In spite of the hardships caused by civil war and Ebola, people here are have a remarkably generous spirit and welcome visitors with an extraordinary warmth.
In hot, bustling Makeni – the fourth largest city in Sierra Leone, situated inland in the north of the country – there is a tangible excitement in the lead up to the marathon. People are so pleased that you’re there. The very presence of international visitors is a sign that things are on the up, that the country is open for business once more and a return to normality is on the horizon.
During the evenings at The Clubhouse Bar – a social enterprise started by Street Child – expats, runners and locals alike gather to watch Champions League football and share a local Star beer together, avoiding the intense monsoon downpours.
On an early morning training run down pot-holed dirt roads lined with small brightly coloured houses and lines of washing, children run out to greet you. They wave, jumping around and shouting “oporto, ow di bodi” – Krio for “white man, how are you?” “Oporto” became a very familiar word during my trip. It is a hangover from when Portuguese traders first came to Sierra Leone in the fifteenth century.
Later on, walking through the markets selling vegetables, patterned waxed cloth, and copious quantities of pungent dried fish, people greet you and smile, even if they do look a little bewildered to see you.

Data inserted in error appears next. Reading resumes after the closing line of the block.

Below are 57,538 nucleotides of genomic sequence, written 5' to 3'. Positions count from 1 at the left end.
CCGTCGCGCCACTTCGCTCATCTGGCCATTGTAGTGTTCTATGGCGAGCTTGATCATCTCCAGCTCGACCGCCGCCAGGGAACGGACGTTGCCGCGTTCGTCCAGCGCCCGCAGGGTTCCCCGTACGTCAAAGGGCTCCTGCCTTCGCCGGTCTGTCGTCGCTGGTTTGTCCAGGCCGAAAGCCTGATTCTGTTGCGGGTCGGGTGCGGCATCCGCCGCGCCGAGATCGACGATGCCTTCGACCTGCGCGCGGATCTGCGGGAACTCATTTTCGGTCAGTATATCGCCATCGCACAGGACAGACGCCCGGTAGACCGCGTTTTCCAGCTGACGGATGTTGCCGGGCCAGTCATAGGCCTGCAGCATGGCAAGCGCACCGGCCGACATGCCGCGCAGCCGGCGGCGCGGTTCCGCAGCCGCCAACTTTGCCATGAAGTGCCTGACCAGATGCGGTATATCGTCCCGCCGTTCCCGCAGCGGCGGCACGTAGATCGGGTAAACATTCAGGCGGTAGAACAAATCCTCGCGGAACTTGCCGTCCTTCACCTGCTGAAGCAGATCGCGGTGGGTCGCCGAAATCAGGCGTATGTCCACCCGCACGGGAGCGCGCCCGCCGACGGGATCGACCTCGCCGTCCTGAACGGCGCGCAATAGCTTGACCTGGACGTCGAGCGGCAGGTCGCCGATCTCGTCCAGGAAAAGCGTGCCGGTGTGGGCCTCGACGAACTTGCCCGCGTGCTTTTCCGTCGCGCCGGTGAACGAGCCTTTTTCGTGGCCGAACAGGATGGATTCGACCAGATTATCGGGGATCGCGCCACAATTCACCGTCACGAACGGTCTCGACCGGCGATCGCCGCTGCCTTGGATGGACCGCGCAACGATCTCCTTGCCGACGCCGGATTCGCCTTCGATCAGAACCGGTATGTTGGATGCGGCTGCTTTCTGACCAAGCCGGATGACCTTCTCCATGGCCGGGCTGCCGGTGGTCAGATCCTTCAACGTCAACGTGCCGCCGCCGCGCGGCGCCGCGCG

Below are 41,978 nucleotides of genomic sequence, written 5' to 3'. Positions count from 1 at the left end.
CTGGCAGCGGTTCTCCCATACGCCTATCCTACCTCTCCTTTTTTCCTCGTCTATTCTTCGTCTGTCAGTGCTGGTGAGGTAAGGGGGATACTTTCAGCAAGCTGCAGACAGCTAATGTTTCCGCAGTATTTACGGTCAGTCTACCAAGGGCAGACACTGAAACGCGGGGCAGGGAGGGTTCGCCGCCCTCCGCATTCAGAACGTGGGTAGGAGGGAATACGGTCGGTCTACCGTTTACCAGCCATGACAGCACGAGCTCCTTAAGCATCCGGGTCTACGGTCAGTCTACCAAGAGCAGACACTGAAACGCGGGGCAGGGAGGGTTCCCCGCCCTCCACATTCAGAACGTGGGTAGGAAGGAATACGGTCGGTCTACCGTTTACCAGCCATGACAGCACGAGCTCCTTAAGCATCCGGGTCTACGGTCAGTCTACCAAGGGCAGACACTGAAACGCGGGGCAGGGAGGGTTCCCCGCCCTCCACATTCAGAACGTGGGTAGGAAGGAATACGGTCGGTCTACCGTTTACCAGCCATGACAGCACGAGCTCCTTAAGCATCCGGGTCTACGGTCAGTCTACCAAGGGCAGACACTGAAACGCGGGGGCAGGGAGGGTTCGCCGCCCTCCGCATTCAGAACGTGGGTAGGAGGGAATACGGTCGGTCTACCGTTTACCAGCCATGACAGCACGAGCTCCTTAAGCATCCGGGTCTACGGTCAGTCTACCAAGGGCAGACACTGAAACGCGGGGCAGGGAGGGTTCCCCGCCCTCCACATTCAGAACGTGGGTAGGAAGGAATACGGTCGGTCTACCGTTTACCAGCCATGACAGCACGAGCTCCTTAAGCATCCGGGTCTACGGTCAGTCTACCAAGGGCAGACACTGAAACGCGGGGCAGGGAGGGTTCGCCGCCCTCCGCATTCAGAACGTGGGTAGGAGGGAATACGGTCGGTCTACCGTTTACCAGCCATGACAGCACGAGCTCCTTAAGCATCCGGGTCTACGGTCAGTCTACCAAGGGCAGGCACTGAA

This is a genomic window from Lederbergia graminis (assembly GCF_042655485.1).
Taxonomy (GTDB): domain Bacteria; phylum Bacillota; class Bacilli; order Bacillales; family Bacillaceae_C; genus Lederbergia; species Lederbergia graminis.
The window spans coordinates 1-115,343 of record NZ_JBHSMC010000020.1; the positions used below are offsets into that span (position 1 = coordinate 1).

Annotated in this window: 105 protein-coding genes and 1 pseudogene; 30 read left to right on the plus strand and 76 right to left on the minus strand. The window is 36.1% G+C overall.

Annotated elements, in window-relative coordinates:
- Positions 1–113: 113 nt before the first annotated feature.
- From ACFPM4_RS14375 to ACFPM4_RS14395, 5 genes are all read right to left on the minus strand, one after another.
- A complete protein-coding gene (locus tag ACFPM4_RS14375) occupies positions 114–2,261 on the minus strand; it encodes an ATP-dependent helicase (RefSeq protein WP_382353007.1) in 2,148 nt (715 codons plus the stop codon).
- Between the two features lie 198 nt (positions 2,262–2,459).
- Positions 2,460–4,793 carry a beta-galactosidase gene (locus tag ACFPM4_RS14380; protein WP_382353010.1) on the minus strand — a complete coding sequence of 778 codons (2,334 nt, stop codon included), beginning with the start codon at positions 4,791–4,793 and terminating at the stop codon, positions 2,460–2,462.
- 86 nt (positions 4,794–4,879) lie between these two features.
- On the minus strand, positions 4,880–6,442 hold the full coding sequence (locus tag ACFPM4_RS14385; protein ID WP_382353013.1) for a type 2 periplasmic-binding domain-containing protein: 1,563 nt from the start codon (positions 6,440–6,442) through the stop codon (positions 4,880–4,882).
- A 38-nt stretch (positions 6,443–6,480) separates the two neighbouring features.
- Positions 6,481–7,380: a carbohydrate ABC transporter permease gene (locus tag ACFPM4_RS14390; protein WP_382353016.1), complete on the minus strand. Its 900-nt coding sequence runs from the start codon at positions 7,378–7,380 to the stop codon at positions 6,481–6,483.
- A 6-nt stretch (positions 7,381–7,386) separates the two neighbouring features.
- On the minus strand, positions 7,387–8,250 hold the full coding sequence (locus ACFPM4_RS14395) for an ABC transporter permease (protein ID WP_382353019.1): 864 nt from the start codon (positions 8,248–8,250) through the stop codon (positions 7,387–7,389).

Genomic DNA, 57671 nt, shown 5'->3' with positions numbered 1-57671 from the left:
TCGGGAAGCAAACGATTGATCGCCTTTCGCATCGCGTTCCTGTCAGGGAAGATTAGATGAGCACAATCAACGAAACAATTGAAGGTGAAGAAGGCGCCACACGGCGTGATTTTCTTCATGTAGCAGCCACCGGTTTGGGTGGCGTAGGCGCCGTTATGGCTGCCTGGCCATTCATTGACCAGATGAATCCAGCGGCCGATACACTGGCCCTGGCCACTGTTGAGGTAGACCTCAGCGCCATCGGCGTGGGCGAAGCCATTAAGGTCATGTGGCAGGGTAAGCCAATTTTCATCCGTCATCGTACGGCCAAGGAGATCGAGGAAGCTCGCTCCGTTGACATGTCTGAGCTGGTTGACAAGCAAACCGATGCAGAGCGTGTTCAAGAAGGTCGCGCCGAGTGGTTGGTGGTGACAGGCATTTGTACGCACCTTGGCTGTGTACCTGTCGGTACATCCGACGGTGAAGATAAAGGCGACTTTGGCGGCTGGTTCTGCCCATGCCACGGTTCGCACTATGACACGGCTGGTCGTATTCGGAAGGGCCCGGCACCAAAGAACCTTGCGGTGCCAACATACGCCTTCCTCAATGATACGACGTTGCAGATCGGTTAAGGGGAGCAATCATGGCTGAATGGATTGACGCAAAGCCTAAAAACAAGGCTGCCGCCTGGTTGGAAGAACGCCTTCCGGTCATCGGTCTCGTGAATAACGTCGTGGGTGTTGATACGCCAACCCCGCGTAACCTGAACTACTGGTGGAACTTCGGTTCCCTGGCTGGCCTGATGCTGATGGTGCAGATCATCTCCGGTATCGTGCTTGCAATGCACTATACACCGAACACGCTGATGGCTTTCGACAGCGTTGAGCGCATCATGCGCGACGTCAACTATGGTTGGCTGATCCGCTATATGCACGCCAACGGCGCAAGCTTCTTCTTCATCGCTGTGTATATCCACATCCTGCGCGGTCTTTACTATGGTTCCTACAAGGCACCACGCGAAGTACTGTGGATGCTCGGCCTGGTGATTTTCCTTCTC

In spite of a 4am start to get the race underway at first light when it is coolest, running in Sierra Leone is hot work, and the humidity is around 90%. This is not a run for the faint-hearted, but with distances from 5k to full marathon, it attracts all types. Whatever distance you do, whether you’re local or international, there is such a strong unity and adrenalin-fuelled excitement that it all feels a bit like a big party; a hot, painful, sweaty party; and a party that starts with a very early wake-up call, but a party nonetheless.
This is an annual event that usually takes place in May (the 2015 race was pushed back to reduce the risk of runners contracting Ebola), and there’s an online sign-up for international visitors.